This conference brings together members of the judiciary, academics, policy makers and experts in fields such as psychology, to consider current issues and challenges in the Australian justice system.
The long held perception that emotion impairs our ability to reason has created the ideal of the dispassionate judge. Judges are expected to preside in court and render judicial decisions while remaining detached from, and unmoved by, painful and harrowing events recounted before them.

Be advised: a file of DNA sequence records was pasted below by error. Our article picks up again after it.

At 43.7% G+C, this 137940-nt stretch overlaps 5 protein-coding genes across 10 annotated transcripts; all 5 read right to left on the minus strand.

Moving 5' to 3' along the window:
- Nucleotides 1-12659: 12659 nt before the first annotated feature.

Does the experience of emotion impair a judge’s ability to be fair and reasoned in their decision-making? In the midst of the emotionally charged arena of the courtroom, what happens to impartiality? Is it possible, or indeed even desirable, for a judge to remain emotionally detached? The repeated exposure to tragic circumstances places judicial officers at risk of secondary trauma. What can be done to assist in improving judicial well-being and where does this responsibility lie? This conference examines and seeks answers to these important questions.
Further information and the program can be found on the National Judicial College of Australia website.